A threshhold is a place or point of entering or beginning.
Being at the threshold of your classroom between periods can be one of the most beneficial moves you make each day.
An initial exchange at the doorway—a quick “Good afternoon,
Val”; “Good afternoon, Mr. Hagedorn” accompanied by eye contact and
perhaps a nod, handshake, or fist-bump—connects teacher and student and
creates a safe, friendly, humane context for the period.
While you greet each other you can:
- “Read” the mood and emotions of each student and help
them prepare for class
- Direct students to information they
need to get started
- Quickly check in with a student to acknowledge
something that happened recently, welcome him back from absence, and/or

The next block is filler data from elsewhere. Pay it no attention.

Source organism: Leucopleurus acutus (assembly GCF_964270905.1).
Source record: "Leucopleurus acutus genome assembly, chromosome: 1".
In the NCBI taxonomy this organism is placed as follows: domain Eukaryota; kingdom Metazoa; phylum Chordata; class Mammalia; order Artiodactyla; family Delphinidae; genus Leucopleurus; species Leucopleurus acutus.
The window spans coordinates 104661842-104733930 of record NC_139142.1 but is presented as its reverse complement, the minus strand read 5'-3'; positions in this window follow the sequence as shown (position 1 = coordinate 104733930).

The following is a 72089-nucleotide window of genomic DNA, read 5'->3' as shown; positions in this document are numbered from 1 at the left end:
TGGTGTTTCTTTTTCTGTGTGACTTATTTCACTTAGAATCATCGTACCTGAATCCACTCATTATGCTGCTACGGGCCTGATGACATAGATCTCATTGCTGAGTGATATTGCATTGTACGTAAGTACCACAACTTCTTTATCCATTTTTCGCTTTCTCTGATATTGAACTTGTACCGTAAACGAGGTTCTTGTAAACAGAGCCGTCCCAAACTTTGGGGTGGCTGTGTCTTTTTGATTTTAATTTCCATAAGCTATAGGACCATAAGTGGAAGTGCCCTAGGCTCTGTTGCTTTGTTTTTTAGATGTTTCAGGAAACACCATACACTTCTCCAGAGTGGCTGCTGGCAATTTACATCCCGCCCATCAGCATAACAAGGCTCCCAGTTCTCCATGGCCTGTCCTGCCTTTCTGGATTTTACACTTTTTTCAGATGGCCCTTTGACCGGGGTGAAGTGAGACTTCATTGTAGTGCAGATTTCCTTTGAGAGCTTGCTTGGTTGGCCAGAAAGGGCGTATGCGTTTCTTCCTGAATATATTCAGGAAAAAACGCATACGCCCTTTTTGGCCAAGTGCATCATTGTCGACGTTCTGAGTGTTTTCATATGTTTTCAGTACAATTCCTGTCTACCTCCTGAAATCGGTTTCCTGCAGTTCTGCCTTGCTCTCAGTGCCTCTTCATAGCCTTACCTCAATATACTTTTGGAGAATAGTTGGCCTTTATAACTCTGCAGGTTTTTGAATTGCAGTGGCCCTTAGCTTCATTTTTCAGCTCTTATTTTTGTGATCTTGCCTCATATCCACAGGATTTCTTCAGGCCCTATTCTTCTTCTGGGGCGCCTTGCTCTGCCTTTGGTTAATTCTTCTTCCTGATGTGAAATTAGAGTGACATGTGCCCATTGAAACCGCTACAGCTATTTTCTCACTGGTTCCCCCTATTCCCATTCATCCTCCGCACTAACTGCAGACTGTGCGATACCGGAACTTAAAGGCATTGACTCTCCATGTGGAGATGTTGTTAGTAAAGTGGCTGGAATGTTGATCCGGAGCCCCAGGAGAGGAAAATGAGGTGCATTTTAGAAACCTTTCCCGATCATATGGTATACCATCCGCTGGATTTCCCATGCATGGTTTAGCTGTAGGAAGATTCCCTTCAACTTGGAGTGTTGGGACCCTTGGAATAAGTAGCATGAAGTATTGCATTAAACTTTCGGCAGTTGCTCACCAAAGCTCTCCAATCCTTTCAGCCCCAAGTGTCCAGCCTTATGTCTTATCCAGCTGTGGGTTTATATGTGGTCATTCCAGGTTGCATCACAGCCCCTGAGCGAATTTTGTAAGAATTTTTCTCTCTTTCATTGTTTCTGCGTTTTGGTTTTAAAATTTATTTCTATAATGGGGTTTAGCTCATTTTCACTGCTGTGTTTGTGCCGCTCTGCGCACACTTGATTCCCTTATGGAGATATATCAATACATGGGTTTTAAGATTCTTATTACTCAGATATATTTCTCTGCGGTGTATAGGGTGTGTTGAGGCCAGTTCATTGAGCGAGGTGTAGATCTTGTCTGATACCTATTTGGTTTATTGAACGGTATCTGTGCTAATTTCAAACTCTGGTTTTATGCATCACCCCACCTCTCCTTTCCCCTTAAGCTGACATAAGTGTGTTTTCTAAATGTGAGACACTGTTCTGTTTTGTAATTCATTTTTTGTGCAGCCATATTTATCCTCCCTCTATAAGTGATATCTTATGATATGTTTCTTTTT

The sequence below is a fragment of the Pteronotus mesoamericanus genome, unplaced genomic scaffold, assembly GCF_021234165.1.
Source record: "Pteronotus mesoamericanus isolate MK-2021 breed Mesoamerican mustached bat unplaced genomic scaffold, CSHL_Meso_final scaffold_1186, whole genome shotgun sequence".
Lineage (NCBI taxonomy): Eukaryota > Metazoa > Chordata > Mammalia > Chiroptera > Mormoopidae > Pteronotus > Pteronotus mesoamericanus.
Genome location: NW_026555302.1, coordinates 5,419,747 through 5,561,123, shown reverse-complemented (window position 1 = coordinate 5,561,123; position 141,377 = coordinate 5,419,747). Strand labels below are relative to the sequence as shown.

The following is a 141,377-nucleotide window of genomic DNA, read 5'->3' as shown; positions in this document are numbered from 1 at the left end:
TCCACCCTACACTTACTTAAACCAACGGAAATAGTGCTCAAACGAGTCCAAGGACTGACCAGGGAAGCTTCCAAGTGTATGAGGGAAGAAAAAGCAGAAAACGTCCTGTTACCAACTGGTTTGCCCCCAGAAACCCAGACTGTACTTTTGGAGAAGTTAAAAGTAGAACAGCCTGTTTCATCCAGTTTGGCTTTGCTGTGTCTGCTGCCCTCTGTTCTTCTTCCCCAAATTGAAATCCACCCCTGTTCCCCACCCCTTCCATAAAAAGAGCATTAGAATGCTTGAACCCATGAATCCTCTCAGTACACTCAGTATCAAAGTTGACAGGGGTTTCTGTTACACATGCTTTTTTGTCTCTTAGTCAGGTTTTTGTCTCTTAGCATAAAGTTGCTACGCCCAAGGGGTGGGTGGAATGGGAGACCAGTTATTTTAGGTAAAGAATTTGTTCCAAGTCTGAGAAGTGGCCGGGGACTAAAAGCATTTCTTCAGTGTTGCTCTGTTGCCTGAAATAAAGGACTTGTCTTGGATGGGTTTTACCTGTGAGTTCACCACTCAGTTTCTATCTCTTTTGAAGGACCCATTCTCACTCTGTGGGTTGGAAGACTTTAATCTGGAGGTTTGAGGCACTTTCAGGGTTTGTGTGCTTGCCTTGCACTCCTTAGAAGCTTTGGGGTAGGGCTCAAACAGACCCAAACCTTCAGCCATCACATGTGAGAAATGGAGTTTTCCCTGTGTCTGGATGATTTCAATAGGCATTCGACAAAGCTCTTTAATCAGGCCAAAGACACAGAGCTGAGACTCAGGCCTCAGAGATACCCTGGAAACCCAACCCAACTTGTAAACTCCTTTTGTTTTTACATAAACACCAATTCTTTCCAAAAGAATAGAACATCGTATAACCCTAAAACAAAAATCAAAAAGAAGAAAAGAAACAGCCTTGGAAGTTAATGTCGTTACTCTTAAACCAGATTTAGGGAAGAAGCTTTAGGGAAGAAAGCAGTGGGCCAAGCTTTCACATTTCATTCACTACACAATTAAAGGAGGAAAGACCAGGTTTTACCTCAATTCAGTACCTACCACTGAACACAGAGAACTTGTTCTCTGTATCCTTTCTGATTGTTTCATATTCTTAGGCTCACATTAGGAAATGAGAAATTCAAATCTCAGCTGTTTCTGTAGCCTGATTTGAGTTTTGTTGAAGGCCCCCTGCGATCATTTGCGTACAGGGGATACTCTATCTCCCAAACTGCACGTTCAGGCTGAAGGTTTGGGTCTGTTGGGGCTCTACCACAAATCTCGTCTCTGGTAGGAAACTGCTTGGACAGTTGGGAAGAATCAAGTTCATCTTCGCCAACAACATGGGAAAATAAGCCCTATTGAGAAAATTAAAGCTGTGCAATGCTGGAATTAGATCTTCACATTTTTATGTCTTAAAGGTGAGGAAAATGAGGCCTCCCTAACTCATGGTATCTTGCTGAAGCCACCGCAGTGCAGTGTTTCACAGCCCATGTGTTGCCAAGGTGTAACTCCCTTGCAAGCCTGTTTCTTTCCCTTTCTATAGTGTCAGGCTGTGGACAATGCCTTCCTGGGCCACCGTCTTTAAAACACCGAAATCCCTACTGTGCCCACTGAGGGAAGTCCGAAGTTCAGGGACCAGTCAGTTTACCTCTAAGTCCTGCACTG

remind her of an expectation
- Take attendance, which saves a little time for teaching
- Keep track of who is arriving in plenty of time and who
is cutting it close
While you’re at the threshold you can:
- Keep an eye on both your classroom
and the hallway
- Greet passing students who are not
on their way
into your class
- Encourage students to hurry along to their next class
as the passing period winds down
- Quickly confer with your colleagues who are also standing
at their thresholds
- Briefly socialize with colleagues and/or
Other benefits of standing at the threshold:
- Students perceive you as prepared,
calm, confident, and caring
- Bullying and other anti-social
behavior can be detected and stopped
- The hallway becomes safer and quieter, and tardiness diminishes.
Greet each student at your classroom’s threshold and set the stage for a great hour of learning! Let us know how it goes.
Chris Hagedorn is the co-author of Classroom Discipline: Guiding Adolescents to Responsible Independence.
Posted September 2013